Addressing rising Canadian radon gas-induced lung cancer risk due to COVID‑19 pandemic-linked lung injury, disability, and behaviour change

Goodarzi, Aaron | $455,834

Alberta The University of Calgary 2022 CIHR Operating Grant

Our goal is to understand and address rising radon gas-induced lung cancer risks due to COVID‑19 pandemic-linked lung injury, disability, and behaviour change. 1 in 5 lung cancers arise in Canadians who have never smoked, with ~110,000 cases since 2001. A previous lung disease history is directly associated with increased lung cancer risk in never-smokers, making them more vulnerable to triggers. The most common lung cancer trigger in never-smokers is repetitive inhalation of radioactive radon gas, a prevalent carcinogen in the Canadian residential environment that emits highly mutagenic particle radiation. The amount of life spent ‘at home’ correlates with radon exposure, modifying lung cancer risk as a function of our behaviour and built environment. Young people and the 6 million Canadians living with disability were, even before the pandemic, exposed to more radon due to biases in how they are able access housing stock. Today, fully 1 in 5 people hospitalized with COVID‑19 are returning to their lives with a new disability, as lung and heart injury increases prevalence of debilitating fatigue, cognitive impairment, and reduced mobility; collectively, these alter employment prospects, behaviour, and time spent at home. For others, COVID-19-related behaviour changes such as heightened demand for long term telecommuting is changing radon exposure, with a 20% increase in particle radiation dose to lungs recorded for 18-45 year-olds so far. In this project, we will (1) measure radon exposure of Canadians experiencing COVID-19-induced disability and/or behaviour change, as a function of personal demographics, employment sector, job profile and across the built environment; (2) estimate radon-induced lung cancer burdens and costs in a pandemic-modified future with/without intervention for impacted groups; and (3) develop, for the first time, radon reduction resources for those living with disability, with a focus on COVID‑19 survivors and promoting healthier cities.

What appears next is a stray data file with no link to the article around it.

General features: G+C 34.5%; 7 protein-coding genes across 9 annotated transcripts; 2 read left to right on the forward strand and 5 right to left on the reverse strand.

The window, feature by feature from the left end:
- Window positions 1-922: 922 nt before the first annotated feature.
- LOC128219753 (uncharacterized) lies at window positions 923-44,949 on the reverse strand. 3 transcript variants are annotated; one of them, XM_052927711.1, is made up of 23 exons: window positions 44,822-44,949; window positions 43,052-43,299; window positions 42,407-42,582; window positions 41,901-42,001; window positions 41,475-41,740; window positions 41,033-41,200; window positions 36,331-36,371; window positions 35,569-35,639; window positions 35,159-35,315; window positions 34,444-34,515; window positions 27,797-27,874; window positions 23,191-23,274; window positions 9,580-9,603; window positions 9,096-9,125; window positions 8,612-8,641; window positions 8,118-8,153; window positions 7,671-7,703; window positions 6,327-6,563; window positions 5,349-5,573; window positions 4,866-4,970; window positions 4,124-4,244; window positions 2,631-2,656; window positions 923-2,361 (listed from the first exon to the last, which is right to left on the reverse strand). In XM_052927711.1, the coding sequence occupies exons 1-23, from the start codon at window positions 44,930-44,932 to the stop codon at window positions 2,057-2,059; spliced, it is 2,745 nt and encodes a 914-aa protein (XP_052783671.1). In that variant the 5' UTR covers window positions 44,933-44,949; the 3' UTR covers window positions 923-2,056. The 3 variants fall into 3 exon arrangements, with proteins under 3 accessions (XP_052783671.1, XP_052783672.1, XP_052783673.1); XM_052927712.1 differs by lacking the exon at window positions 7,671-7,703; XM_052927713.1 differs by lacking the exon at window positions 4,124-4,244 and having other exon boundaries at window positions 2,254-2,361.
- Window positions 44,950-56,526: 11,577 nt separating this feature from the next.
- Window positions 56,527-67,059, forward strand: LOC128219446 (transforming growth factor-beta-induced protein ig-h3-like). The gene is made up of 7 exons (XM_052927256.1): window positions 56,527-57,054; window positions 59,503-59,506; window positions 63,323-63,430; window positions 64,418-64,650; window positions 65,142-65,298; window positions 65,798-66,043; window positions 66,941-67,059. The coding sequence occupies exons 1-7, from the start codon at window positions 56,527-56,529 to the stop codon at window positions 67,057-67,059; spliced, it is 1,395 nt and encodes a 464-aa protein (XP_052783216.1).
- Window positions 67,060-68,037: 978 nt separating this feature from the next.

With funding from the Government of Canada

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